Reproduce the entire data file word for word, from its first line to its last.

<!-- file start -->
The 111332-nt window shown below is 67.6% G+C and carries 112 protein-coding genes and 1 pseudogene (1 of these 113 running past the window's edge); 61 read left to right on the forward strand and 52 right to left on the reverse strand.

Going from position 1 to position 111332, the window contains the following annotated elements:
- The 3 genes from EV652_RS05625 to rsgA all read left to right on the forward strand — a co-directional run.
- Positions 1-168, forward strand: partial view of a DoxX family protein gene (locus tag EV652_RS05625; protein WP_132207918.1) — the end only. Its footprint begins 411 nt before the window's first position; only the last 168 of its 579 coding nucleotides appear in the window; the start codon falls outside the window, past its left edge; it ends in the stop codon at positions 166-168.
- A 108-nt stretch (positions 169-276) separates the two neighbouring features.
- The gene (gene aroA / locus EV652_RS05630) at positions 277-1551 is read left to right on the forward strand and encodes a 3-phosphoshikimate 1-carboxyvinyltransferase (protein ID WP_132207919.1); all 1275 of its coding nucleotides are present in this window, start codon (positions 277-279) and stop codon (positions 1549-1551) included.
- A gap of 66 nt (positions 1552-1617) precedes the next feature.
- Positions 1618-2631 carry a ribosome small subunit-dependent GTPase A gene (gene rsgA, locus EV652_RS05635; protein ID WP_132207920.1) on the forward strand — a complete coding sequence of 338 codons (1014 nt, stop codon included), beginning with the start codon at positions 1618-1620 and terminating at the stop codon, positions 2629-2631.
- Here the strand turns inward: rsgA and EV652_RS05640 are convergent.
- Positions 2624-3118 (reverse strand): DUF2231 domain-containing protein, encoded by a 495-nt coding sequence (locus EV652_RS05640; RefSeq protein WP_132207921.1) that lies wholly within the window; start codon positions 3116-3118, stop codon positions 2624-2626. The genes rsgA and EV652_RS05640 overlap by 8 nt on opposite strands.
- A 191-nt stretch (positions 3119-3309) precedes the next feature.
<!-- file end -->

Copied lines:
The 111332-nt window shown below is 67.6% G+C and carries 112 protein-coding genes and 1 pseudogene (1 of these 113 running past the window's edge); 61 read left to right on the forward strand and 52 right to left on the reverse strand.

Going from position 1 to position 111332, the window contains the following annotated elements:
- The 3 genes from EV652_RS05625 to rsgA all read left to right on the forward strand — a co-directional run.
- Positions 1-168, forward strand: partial view of a DoxX family protein gene (locus tag EV652_RS05625; protein WP_132207918.1) — the end only. Its footprint begins 411 nt before the window's first position; only the last 168 of its 579 coding nucleotides appear in the window; the start codon falls outside the window, past its left edge; it ends in the stop codon at positions 166-168.
- A 108-nt stretch (positions 169-276) separates the two neighbouring features.
- The gene (gene aroA / locus EV652_RS05630) at positions 277-1551 is read left to right on the forward strand and encodes a 3-phosphoshikimate 1-carboxyvinyltransferase (protein ID WP_132207919.1); all 1275 of its coding nucleotides are present in this window, start codon (positions 277-279) and stop codon (positions 1549-1551) included.
- A gap of 66 nt (positions 1552-1617) precedes the next feature.
- Positions 1618-2631 carry a ribosome small subunit-dependent GTPase A gene (gene rsgA, locus EV652_RS05635; protein ID WP_132207920.1) on the forward strand — a complete coding sequence of 338 codons (1014 nt, stop codon included), beginning with the start codon at positions 1618-1620 and terminating at the stop codon, positions 2629-2631.
- Here the strand turns inward: rsgA and EV652_RS05640 are convergent.
- Positions 2624-3118 (reverse strand): DUF2231 domain-containing protein, encoded by a 495-nt coding sequence (locus EV652_RS05640; RefSeq protein WP_132207921.1) that lies wholly within the window; start codon positions 3116-3118, stop codon positions 2624-2626. The genes rsgA and EV652_RS05640 overlap by 8 nt on opposite strands.
- A 191-nt stretch (positions 3119-3309) precedes the next feature.